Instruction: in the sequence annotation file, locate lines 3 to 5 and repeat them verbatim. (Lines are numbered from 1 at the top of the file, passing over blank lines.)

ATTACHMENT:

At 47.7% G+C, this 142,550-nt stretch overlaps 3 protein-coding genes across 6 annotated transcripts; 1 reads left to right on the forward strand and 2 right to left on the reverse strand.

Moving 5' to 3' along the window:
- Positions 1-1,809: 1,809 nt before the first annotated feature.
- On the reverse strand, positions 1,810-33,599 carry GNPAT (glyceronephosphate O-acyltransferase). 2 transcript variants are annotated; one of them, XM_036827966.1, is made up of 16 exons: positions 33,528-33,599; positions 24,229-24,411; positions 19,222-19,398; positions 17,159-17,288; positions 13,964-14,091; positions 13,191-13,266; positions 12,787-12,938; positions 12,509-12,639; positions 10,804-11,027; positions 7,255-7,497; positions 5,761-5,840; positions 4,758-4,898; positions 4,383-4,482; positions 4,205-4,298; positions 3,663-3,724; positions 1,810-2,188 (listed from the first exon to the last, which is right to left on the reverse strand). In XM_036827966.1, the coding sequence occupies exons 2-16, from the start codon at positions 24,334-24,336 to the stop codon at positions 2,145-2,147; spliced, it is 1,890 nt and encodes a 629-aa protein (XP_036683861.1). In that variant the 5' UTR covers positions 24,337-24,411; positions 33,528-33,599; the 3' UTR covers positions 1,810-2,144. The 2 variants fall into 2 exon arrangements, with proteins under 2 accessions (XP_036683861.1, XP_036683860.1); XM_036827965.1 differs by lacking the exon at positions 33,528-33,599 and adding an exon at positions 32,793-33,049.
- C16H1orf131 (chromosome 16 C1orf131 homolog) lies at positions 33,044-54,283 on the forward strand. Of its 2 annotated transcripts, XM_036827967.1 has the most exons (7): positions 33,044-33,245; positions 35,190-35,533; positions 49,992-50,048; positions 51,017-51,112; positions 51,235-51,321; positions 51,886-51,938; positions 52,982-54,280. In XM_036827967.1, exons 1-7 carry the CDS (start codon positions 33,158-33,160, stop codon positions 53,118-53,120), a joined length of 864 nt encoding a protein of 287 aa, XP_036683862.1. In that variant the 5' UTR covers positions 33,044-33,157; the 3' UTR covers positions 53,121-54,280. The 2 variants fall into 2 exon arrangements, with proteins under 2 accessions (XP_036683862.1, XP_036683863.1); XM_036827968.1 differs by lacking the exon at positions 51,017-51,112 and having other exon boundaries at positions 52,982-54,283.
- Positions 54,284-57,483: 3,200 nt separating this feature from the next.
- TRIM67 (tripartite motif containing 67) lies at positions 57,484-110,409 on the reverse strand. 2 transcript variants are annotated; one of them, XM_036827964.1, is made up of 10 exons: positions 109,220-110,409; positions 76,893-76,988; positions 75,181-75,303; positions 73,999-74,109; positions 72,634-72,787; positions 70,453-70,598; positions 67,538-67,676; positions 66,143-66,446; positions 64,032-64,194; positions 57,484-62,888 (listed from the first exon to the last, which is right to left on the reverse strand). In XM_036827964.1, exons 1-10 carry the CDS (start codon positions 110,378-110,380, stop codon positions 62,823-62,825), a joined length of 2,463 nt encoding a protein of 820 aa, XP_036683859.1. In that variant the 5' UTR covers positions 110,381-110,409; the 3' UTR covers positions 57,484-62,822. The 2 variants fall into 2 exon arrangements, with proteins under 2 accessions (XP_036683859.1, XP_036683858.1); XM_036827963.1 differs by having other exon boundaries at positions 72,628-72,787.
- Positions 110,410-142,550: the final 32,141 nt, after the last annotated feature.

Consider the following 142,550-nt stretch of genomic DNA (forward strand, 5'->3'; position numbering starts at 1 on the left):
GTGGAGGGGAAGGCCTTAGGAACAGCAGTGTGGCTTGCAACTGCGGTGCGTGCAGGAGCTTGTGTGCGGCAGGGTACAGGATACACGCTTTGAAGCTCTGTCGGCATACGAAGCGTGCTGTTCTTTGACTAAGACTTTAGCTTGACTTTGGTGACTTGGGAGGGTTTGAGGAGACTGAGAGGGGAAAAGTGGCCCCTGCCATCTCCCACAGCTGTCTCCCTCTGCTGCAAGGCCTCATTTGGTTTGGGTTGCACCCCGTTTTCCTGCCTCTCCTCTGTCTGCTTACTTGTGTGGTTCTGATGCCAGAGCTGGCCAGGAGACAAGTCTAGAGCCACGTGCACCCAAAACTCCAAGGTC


- Positions 1-1,809: 1,809 nt before the first annotated feature.
- On the reverse strand, positions 1,810-33,599 carry GNPAT (glyceronephosphate O-acyltransferase). 2 transcript variants are annotated; one of them, XM_036827966.1, is made up of 16 exons: positions 33,528-33,599; positions 24,229-24,411; positions 19,222-19,398; positions 17,159-17,288; positions 13,964-14,091; positions 13,191-13,266; positions 12,787-12,938; positions 12,509-12,639; positions 10,804-11,027; positions 7,255-7,497; positions 5,761-5,840; positions 4,758-4,898; positions 4,383-4,482; positions 4,205-4,298; positions 3,663-3,724; positions 1,810-2,188 (listed from the first exon to the last, which is right to left on the reverse strand). In XM_036827966.1, the coding sequence occupies exons 2-16, from the start codon at positions 24,334-24,336 to the stop codon at positions 2,145-2,147; spliced, it is 1,890 nt and encodes a 629-aa protein (XP_036683861.1). In that variant the 5' UTR covers positions 24,337-24,411; positions 33,528-33,599; the 3' UTR covers positions 1,810-2,144. The 2 variants fall into 2 exon arrangements, with proteins under 2 accessions (XP_036683861.1, XP_036683860.1); XM_036827965.1 differs by lacking the exon at positions 33,528-33,599 and adding an exon at positions 32,793-33,049.
- C16H1orf131 (chromosome 16 C1orf131 homolog) lies at positions 33,044-54,283 on the forward strand. Of its 2 annotated transcripts, XM_036827967.1 has the most exons (7): positions 33,044-33,245; positions 35,190-35,533; positions 49,992-50,048; positions 51,017-51,112; positions 51,235-51,321; positions 51,886-51,938; positions 52,982-54,280. In XM_036827967.1, exons 1-7 carry the CDS (start codon positions 33,158-33,160, stop codon positions 53,118-53,120), a joined length of 864 nt encoding a protein of 287 aa, XP_036683862.1. In that variant the 5' UTR covers positions 33,044-33,157; the 3' UTR covers positions 53,121-54,280. The 2 variants fall into 2 exon arrangements, with proteins under 2 accessions (XP_036683862.1, XP_036683863.1); XM_036827968.1 differs by lacking the exon at positions 51,017-51,112 and having other exon boundaries at positions 52,982-54,283.